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Mea Culpa On Ukraine

Above photo: Ceremony in Kiev marking the ninth anniversary of the National Guard of Ukraine,  March 2023. President of Ukraine.

The same powers who fund and arm Ukraine fund and arm genocide by a racial supremacist Israel.

My belief in some kind of inherent decency in the Western political Establishment was naive.

The genocide in Gaza – or more precisely the major NATO powers’ active and practical support for the genocide in Gaza – has forced me to re-evaluate my views on Ukraine in a manner more sympathetic to the Russian narrative.

In particular, I was complacent in my dismissive attitude to the argument that the Western powers would back ethnic cleansing and massacre in the Donbass by forces including some motivated by Nazi ideology.

The same powers who are funding and arming Ukraine are funding and arming a genocide by racial supremacist Israeli forces in Gaza. It is beyond argument that my belief in some kind of inherent decency in the Western political Establishment was naive.

I apologise.

This does not mean that I was wrong to call the Russian invasion of the Ukrainian state illegal. I am afraid it was. You see, the law is the law. It has only a tenuous connection to either morality or justice. A thing can be justified and morally right, but still illegal.

The proof of this is that we have an entire legal structure governing transactions which is designed to achieve massive concentration of wealth. In consequence, the world is predicted to have its first trillionaires inside the next five years, while millions of children go hungry.

That is plainly immoral. It is plainly unjust. But it is not only legal, it is the purpose of the system of law.

I am, however, content that the “Right to Protect” doctrine has not become accepted in international law, because it is in general application neo-imperialist.

It was developed by the Blair government initially to justify NATO bombing of Serbia and the British re-occupation of Sierra Leone, and was used by Hillary Clinton to justify the destruction of Libya on the basis of lies about an imminent massacre in Benghazi. We should be wary of the doctrine.

(That is the major theme of my book The Catholic Orangemen of Togo).

The causes of the Russian invasion of Ukraine are plain. Alarm at NATO expansionism and forward positioning of aggressive military assets encircling Russia. The Ukrainian coup of 2014. Exasperation at Ukrainian bad faith and the ignoring of the Minsk accords. The continuing death toll from shelling of Russian speakers in the Donbass.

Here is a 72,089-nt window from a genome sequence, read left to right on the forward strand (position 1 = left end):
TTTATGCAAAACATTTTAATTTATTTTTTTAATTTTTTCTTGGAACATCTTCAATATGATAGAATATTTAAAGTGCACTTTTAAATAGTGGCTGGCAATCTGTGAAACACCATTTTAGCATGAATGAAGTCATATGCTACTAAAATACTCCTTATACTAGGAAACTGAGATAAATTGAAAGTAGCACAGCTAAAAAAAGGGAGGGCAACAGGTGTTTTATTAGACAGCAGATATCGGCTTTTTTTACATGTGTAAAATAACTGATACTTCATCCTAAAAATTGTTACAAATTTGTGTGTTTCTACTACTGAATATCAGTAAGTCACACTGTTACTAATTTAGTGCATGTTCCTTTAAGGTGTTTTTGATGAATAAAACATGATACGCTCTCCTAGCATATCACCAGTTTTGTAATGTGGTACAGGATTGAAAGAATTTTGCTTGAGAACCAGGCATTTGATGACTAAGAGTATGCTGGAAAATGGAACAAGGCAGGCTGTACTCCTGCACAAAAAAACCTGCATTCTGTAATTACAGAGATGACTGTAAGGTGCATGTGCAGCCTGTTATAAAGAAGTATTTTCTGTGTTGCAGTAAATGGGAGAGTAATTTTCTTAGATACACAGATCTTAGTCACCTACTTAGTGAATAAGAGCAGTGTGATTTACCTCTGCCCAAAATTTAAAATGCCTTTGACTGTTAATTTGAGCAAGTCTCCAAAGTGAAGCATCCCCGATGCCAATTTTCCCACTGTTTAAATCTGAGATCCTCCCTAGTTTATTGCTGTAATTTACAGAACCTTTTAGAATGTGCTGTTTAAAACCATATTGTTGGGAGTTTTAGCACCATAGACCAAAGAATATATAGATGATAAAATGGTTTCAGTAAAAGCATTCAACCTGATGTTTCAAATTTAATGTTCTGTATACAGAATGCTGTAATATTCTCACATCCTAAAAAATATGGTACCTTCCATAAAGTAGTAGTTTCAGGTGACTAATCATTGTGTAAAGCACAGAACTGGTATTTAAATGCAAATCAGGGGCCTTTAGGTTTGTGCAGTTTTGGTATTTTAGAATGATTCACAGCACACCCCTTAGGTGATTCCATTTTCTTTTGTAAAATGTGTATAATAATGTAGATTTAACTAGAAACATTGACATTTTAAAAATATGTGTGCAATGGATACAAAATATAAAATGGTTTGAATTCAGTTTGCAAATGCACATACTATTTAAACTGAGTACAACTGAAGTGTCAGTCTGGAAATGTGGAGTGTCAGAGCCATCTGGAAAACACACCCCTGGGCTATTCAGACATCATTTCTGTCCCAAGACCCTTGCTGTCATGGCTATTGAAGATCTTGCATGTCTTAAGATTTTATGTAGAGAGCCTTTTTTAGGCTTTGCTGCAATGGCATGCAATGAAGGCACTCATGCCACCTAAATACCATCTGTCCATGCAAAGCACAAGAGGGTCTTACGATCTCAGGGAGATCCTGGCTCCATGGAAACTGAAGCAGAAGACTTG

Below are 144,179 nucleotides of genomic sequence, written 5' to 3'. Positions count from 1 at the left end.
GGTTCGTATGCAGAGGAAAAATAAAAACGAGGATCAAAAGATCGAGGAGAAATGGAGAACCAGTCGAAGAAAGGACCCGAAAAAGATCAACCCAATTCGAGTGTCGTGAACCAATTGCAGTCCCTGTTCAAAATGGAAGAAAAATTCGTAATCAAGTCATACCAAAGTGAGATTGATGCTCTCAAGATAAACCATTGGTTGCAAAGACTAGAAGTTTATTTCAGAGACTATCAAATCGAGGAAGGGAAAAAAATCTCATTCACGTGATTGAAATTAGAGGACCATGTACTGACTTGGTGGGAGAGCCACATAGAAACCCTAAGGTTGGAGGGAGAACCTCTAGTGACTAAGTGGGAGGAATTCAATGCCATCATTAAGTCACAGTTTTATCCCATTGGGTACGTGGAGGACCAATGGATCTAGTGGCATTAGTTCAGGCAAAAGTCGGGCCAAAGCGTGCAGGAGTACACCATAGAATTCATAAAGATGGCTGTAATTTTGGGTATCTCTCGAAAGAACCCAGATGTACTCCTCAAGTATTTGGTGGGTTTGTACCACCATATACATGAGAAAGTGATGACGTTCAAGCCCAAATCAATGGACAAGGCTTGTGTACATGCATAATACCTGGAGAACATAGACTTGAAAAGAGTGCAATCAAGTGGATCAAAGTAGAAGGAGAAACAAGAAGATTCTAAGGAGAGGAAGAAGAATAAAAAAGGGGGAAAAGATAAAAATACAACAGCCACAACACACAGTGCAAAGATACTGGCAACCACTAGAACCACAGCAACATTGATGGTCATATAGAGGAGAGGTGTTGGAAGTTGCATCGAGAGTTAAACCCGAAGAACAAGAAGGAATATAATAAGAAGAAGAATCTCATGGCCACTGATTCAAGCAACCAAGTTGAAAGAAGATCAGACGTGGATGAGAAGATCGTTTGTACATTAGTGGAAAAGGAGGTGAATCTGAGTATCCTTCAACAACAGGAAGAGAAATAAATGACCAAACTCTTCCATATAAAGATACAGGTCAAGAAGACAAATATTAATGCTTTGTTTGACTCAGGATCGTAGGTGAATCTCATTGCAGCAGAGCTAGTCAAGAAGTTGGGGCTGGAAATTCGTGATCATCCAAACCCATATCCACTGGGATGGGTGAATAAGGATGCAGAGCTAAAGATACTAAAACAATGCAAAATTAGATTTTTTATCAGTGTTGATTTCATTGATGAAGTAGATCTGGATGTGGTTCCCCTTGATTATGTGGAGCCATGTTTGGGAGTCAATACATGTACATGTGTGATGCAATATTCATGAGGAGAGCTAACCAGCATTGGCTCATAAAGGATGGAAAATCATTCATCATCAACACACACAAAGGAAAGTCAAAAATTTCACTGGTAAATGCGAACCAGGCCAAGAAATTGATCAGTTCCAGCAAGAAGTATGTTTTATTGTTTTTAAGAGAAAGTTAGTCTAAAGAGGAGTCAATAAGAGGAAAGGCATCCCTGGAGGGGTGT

The suppression of the Russian language, of Russian Orthodox religion and of the main pro-Russian opposition political party in Ukraine are simple facts.

These I have always acknowledged: until I saw the positive enthusiasm of leaders of the Western states for massacre in Gaza, I was not convinced they could not have been addressed by diplomacy and negotiation.

I now have to reassess that view in the light of new information, and I now think Putin was justified in the invasion.

It is not that any of the arguments are new. It is simply that before I did not believe that the West would sponsor mass ethnic cleansing and genocidal attack on the Donbass by extreme Ukrainian nationalist-led, Western-armed forces.

I thought the “West” was more civilised than that. I now have to face the fact that I was wrong about the character of the NATO powers.

The alternative to Putin’s action probably was indeed massacre and ethnic cleansing.

The urgent need now is for negotiation to put an end to the war. On that my position has not changed. The war is a disaster for the people of Europe. The American destruction of Nord Stream has devastated the German economy and resulted in huge energy price increases for consumers all across Europe, including the U.K. There was a step jump in food inflation which has not been pulled back.

The continuation of the war will of course prime the pump of the military-industrial complex. Massive defence spending is the most efficient way to ensure kickbacks to the political class who control the flow of state funds, through both legal and illegal forms of corrupt reward to politicians.

As Julian Assange said, the object is not to win wars: the object is forever wars, to keep the funds flowing.

The truth is that the longer the war persists, the less generous Russia will be over returning occupied territory to Ukraine. The deal which was torpedoed by the West nearly two years ago (and in truth the U.S. played more of a role than Boris Johnson – I was actually there in Turkey) ceded only Crimea to Russia, with a Minsk plus deal for the Donbass which would have remained Ukrainian.

That is unthinkable now. The major question is how large a coastal corridor Russia will insist on keeping westward from Crimea, and whether Putin can be persuaded to accept less than the historical dividing line of the Dnieper.

I do not share the Russian triumphalism at the dwindling manpower resources of the Ukraine. With the obscene billions the West is pumping into remote warfare in Ukraine, that is not the factor you might expect.

But the political will of the West to continue to pump in these billions is plainly sapping, as it becomes obvious there will be no successful Ukrainian offensive. Put simply, Russia will outlast its opponents.

It has always been the case that the sooner Ukraine and the West settle, the better deal they will get, and that is more true every day. But prolonging the war is an end in itself to those who make money from it.

Putin’s historical disquisition to Tucker Carlson opened some Western eyes to another national perspective, and gave rise to widespread claims by Western media that Putin was factually wrong. In fact almost all of his facts were correct. The interpretation of them, and the position of other facts which were omitted or given less weight, is of course the art of history.